However, several challenges undermine the optimism driving these grand interconnection projects. The infrastructure aims to improve economies of scale in the region and augment its attractiveness for foreign investment – both from historically favored countries and regions (the United States, Great Britain and Europe) and from emerging countries, primarily China and India, but also Indonesia and Turkey. These ambitions face obstacles in three major regions. First, in the Great Lakes Region, lawlessness, particularly around North Kivu Province in eastern Democratic Republic of Congo, threatens the stability of Burundi and Uganda while authoritarianism in Rwanda, a country ruled by an iron fist, makes internal or external compromise nearly impossible. Second, South Sudan possesses oil resources coveted by other countries in the region, principally Ethiopia, Sudan, and Kenya – the latter two still torn by internal wars. Third, Somalia — a state without a government — harbors thousands of refugees and destabilizes the entire region with terrorist activities; this especially affects Kenya, the economic engine of East Africa.
This special issue aims to highlight the economic, political and social forces that make this new interconnectedness possible, now and in the future – forces that it has and will, in turn, transform, leading to major political and economic realignments in the entire region. This issue also aims to document and analyze those realignments. We welcome the following topics as potential submissions. (Please note that this list is by no means exclusive, and other topics will be considered.)
(1) Infrastructure and development. The new interconnections developing in East Africa allow the circulation of ideas, practices, goods, capital, men and women. However, current debates and projects mostly focus on infrastructure: railways, telecommunications, roads, pipelines, power grids, and so forth. This border-crossing infrastructure often takes the form of “corridors” – a recurrent term in East African project documents, and one often used by analysts and scholars. Under this heading, the proposed volume will examine the new rhetoric promoting interconnectedness through these multifunctional corridors. They are conceived as a panacea for opening the hinterland to the Indian Ocean, facilitating cross-border trade, and creating new development links in what have been peripheral areas — for example, the Lamu Port Southern Sudan-Ethiopia Transport (LAPSSET) Corridor project in northern Kenya. What means do proponents employ – economic calculations, models, etc. – to legitimize such interconnection projects? How does the corridor or an infrastructure connection co-exist with new state-sponsored development projects, particularly poverty alleviation efforts? How does each governmental stakeholder instrumentalize the corridor internally? Is it possible to build nationhood through a regionalized transnational project? We note that corridors have a history in the region, and would welcome a retrospective analysis of such projects. As for natural resources, we hope to examine possible links between planned infrastructure projects and looting by certain actors; we would also question when and how such infrastructure might truly benefit local populations, as national development plans claim. We would also question the relationship that may be built between regional interconnections through corridors and regional construction. In official rhetoric, the corridor symbolizes material efforts to forge relationships between countries. However, this rhetoric seldom addresses the political integration needed if the corridor is to sustain its intended financial and economic relationships. Nor does such rhetoric address asymmetries in corridor control and profit accumulation.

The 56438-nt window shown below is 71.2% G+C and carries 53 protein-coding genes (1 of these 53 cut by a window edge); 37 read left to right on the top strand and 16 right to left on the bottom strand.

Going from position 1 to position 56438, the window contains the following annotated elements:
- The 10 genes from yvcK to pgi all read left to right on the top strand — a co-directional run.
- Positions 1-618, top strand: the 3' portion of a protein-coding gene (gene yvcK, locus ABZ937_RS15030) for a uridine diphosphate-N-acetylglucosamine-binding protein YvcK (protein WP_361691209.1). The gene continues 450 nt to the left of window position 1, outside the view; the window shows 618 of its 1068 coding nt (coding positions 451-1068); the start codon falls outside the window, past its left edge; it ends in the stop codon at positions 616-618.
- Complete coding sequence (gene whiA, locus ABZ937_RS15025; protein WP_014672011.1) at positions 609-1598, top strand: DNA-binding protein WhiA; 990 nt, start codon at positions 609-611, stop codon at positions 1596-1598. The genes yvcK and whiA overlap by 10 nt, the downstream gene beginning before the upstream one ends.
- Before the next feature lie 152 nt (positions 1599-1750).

(2) Funding and international cooperation. The financing of infrastructure is key to the physical and geographical interconnections between countries in greater East Africa; it is, therefore, a crucial condition for the expansion of human, capital, goods and resource flows. This observation calls for an examination of present and future funding modalities and mechanisms, given that new public- and private-sector donors (particularly those from emerging countries, principally China and India, and some Gulf countries for certain sectors) will contribute to changing international relations in general and the development finance landscape in particular. Observers expect that the primacy of bilateral aid will return, after decades in the shadow of foreign aid from international and regional organizations and public-private partnerships. As traditional donors reposition themselves, particularly the World Bank and OECD countries, what consequences will follow? How will East African countries change the way they negotiate at the national level, or at the level of the economic and political blocs now being formed, when addressing donor countries having only weak conditionalities? How will countries with varied human and natural resources or expertise succeed – or not – in cooperating with development partners, given that those whose reserves have recently proven greater than expected (Kenya and Uganda for oil, or Mozambique and Tanzania for natural gas) will attract more attention than their less-well-endowed neighbors? Will natural resource exploitation influence regional cooperation organizations? To what extent will the West participate in the region’s latest social and economic development phase?